Good nutrition was important, with a well balanced diet, keeping fat down and reducing alcohol and caffeine to a sensible level, because most ME suffers don’t tolerate alcohol well and caffeine affects sleep patterns. Vitamins and minerals are more readily absorbed from food, because when we see an attractive meal we start salivating and so start the process of breaking down food, whereas pills and capsules don’t have this effect. Potassium requirements, for instance , can be obtained from three bananas or kiwifruit a week.
Salt intake should be increased in order to increase blood volume, “just very, very plain salt, the cheapest available”, with no additives such as minerals, because ME sufferers are sensitive and are vulnerable to excesses of anything. In cases of high blood pressure the increase in salt should be minimal and it was important to get monitored. Along with increased slat intake, it was important to have plenty of fluids, “as much as you want then double it”.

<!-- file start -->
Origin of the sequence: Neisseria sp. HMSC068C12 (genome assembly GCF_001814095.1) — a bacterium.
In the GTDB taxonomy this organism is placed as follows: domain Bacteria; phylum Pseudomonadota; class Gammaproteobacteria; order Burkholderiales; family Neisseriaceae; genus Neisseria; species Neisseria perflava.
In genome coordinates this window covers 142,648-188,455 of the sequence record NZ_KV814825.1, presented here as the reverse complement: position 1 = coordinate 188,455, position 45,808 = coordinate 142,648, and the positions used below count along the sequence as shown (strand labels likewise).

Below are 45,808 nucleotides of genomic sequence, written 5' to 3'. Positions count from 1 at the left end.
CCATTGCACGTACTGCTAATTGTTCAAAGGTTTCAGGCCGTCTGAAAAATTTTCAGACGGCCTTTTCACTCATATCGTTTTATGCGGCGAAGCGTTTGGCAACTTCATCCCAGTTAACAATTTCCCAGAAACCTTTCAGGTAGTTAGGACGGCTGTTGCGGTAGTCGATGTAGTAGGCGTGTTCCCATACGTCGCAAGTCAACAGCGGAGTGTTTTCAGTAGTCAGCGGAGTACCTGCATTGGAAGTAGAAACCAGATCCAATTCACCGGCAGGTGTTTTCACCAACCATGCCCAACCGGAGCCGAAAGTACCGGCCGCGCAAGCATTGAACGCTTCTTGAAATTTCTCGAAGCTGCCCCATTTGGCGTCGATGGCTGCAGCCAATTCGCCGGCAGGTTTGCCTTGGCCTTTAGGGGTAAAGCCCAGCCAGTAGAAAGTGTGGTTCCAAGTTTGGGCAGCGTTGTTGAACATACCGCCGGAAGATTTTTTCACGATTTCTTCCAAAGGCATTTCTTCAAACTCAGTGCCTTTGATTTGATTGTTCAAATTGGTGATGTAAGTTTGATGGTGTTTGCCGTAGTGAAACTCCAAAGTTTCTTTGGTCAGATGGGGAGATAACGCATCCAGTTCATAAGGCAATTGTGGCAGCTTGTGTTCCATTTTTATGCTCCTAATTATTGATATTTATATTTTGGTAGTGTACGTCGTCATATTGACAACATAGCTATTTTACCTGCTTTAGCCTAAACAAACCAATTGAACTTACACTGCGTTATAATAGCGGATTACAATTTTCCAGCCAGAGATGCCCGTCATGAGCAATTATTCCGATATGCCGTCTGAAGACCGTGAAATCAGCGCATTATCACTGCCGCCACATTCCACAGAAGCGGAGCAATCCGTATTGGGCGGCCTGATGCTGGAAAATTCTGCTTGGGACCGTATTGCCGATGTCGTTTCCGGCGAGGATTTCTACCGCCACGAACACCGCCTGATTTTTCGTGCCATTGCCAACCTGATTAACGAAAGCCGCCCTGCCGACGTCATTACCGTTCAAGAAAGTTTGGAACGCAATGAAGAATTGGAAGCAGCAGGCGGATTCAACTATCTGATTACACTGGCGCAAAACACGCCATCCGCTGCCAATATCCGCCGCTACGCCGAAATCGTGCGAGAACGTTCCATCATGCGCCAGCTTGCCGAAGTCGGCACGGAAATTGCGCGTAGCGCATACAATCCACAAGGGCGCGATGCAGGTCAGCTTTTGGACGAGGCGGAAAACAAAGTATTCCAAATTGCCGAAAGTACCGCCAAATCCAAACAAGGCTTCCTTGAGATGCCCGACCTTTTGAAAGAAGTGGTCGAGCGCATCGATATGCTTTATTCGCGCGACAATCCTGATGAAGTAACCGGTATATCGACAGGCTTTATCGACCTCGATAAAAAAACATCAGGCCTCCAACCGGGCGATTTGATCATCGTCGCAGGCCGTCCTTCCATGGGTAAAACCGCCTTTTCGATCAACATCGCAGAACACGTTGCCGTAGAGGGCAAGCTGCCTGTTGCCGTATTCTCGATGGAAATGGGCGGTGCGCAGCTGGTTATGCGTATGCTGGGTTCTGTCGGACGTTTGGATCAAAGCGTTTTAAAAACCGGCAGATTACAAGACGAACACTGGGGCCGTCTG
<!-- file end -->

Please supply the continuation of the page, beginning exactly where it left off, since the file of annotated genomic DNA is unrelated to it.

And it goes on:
It was important, Dr Vallings said, to be careful with supplements, adding only one at a time. Mixtures found on shop shelves may be harmful, because of sensitivity to some substances. The use of supplements needed to be tailored to individual needs and it was important to keep one’s doctor informed of what one was taking.
Some people may need added calcium and some may benefit from oils such as evening primrose or flax one or another but never both. Some people benefit from a regular course of vitamin B12, but it must be injected and accompanied by a folic acid supplement. The use of oestrogen for women or testosterone for men can be beneficial and may help with sleep problems ME sufferers often don’t get enough of the right kind of sleep. In spite of recent publicity, the comparatively low risk of taking these supplements is outweighed by the benefit gained.